Resigning now would only weaken his position further.

    • Sophie June 15, 2024

      Maybe, but at least it would bring some stability and avoid a drawn-out court case.

  7. Alexis June 14, 2024

    Why aren’t more people talking about the systemic issues like corruption and lack of transparency?

    • Phil W. June 15, 2024

      Because it’s easier to focus on individual scapegoats than to address deeply entrenched problems.

  8. Jim June 15, 2024

    Can we trust the Constitutional Court to be unbiased in its decision?

    • LegalEagle June 15, 2024

      Judicial impartiality is crucial, but it’s also under constant scrutiny, especially in politically charged cases.

  9. Catherine M. June 15, 2024

    If the court favors Srettha, does that mean corruption is being tolerated at the highest levels?

    • Henry K. June 15, 2024

      Or it could mean that he’s not guilty of the charges. We have to wait for the court’s decision.

  10. Liam S. June 15, 2024

    Honestly, this whole thing sounds like a soap opera. Politics in Thailand is always so dramatic.

  11. Ann B. June 15, 2024

    I feel like the media is just blowing this out of proportion. Maybe they should focus on more pressing issues.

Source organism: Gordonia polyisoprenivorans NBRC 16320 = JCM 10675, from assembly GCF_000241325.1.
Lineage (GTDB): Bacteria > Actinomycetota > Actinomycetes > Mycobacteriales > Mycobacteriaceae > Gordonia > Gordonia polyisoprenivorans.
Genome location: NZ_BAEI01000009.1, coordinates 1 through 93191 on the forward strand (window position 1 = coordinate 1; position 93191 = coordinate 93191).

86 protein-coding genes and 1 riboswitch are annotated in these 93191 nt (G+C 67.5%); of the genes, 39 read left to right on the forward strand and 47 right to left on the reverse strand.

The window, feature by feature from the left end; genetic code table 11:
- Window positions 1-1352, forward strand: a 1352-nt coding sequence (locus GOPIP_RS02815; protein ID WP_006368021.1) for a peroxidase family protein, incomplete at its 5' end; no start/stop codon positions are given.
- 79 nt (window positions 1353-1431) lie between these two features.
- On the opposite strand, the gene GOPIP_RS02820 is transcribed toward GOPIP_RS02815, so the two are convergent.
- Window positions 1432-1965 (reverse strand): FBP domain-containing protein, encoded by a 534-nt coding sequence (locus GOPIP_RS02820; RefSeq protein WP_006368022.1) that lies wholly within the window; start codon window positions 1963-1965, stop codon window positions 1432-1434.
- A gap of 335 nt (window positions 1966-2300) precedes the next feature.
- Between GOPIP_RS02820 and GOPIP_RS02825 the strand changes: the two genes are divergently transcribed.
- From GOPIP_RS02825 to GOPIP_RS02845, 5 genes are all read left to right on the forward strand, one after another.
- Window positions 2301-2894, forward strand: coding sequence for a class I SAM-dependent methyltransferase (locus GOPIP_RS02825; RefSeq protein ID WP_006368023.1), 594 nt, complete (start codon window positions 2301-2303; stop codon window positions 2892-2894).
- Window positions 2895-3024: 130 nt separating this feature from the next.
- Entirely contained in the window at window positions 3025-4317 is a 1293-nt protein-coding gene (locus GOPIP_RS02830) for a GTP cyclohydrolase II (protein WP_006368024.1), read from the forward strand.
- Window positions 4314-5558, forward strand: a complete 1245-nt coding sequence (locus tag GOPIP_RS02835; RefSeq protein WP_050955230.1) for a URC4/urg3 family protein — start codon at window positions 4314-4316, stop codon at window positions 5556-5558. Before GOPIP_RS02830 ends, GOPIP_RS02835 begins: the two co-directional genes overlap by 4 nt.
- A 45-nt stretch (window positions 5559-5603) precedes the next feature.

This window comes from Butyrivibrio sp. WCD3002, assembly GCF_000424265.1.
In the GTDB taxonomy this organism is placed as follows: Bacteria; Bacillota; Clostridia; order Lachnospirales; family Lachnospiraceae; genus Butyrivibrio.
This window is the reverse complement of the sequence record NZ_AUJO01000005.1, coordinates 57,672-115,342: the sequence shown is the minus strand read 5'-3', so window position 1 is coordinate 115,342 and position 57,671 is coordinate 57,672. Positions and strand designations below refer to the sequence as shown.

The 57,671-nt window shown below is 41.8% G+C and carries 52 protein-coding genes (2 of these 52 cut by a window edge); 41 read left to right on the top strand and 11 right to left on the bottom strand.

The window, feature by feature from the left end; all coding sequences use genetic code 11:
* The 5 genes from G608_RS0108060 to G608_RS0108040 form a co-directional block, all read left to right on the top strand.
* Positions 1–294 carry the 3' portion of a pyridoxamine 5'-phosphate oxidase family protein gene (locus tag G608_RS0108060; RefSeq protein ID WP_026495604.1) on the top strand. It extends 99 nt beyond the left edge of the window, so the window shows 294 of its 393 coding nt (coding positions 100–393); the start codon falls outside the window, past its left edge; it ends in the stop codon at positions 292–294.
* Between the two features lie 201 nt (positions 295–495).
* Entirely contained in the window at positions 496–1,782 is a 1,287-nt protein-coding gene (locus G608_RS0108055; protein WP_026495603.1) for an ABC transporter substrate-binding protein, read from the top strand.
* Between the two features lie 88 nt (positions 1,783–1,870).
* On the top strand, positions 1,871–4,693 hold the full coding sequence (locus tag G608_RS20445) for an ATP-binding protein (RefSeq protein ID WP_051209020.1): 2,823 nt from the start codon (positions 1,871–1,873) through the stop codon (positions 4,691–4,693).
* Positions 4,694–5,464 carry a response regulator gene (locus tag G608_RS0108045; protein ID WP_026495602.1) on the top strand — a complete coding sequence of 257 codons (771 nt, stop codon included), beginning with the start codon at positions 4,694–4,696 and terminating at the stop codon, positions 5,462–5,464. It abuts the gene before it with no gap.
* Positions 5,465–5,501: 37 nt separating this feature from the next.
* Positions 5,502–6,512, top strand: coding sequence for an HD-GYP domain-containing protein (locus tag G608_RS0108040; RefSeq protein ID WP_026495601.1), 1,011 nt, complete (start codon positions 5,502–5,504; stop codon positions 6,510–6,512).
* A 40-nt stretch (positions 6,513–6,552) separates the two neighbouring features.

12. Rob June 15, 2024

    Why is Srettha holding on so tightly? If he has nothing to hide, stepping down temporarily shouldn’t be a big deal.

    • Eva G. June 15, 2024

      Leaders rarely step down willingly, especially when they believe they can win.

  13. Karen L. June 15, 2024

    I don’t think bringing in Wissanu Krea-ngam can fix a fundamentally flawed appointment.

  14. EconNerd June 15, 2024

    What are the economic implications if Srettha is forced out of office?

  15. Jeff June 15, 2024

    Doesn’t anyone find it suspicious that Pichit resigned just before the court took on the petition? Seems too convenient.

    • Mary S. June 15, 2024

      Definitely. It looks like a tactic to avoid dragging Srettha down with him.

    • Jeff June 15, 2024

      Exactly! And that’s exactly why people don’t trust the system.

  16. Steve H. June 15, 2024

    Anyone else feel like the court proceedings will just reinforce whatever political alliances are already in place?

  17. Monica June 15, 2024

    So if Wissanu didn’t draft the defense, who did, and can they be trusted?

  18. Divya June 15, 2024

    Is it possible that this is part of a larger plot to destabilize the government? Something doesn’t add up.

    • Oliver J. June 15, 2024

      Considering the history of Thai politics, anything’s possible.

  19. LawStudent June 15, 2024

    Regardless of the outcome, this case will set a legal precedent for future parliamentary appointments.